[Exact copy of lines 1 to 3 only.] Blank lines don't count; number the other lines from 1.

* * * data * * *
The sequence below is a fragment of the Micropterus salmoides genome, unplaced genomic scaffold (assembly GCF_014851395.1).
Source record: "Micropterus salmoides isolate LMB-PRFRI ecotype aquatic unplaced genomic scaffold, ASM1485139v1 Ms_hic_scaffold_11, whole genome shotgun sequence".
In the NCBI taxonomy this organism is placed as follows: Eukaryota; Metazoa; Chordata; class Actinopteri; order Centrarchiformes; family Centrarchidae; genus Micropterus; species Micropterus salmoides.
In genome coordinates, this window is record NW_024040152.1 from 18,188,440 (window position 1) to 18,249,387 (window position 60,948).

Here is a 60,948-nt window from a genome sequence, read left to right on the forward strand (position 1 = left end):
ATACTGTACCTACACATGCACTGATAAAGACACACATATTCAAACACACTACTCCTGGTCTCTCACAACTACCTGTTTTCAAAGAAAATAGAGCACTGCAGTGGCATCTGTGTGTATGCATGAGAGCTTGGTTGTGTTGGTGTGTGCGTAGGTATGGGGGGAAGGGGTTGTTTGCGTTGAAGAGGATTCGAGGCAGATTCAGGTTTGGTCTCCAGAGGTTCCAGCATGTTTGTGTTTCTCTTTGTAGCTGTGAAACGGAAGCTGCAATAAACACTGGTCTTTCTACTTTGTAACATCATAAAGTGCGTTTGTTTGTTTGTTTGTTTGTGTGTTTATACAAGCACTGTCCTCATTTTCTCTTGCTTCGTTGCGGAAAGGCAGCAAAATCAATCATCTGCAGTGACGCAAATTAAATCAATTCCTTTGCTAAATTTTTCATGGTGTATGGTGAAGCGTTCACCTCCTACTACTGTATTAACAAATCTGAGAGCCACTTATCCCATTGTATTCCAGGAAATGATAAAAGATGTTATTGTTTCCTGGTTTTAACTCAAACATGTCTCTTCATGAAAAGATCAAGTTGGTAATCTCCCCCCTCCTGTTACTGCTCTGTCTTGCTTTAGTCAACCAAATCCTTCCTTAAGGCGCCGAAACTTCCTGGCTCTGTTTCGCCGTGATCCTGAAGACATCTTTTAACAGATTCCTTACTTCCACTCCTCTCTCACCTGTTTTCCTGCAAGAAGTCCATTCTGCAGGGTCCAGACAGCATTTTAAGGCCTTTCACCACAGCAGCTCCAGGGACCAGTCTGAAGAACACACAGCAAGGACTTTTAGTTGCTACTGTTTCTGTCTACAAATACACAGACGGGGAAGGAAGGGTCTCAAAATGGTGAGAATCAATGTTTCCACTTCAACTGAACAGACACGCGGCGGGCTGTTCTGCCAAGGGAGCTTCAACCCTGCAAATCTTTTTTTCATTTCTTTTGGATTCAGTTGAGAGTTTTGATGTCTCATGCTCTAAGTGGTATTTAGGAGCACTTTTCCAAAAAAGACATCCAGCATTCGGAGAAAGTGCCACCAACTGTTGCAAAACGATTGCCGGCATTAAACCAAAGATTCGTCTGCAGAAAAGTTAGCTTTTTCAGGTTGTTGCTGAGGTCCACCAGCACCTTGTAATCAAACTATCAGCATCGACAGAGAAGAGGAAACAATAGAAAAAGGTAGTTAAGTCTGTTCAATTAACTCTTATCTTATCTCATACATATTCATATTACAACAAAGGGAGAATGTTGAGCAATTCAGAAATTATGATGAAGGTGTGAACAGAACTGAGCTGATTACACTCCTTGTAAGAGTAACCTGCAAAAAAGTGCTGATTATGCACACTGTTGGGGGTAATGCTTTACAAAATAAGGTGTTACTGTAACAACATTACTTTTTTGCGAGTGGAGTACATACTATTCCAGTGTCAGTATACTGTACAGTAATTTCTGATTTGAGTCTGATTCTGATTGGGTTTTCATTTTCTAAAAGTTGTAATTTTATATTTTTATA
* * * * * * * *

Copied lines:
The sequence below is a fragment of the Micropterus salmoides genome, unplaced genomic scaffold (assembly GCF_014851395.1).
Source record: "Micropterus salmoides isolate LMB-PRFRI ecotype aquatic unplaced genomic scaffold, ASM1485139v1 Ms_hic_scaffold_11, whole genome shotgun sequence".
In the NCBI taxonomy this organism is placed as follows: Eukaryota; Metazoa; Chordata; class Actinopteri; order Centrarchiformes; family Centrarchidae; genus Micropterus; species Micropterus salmoides.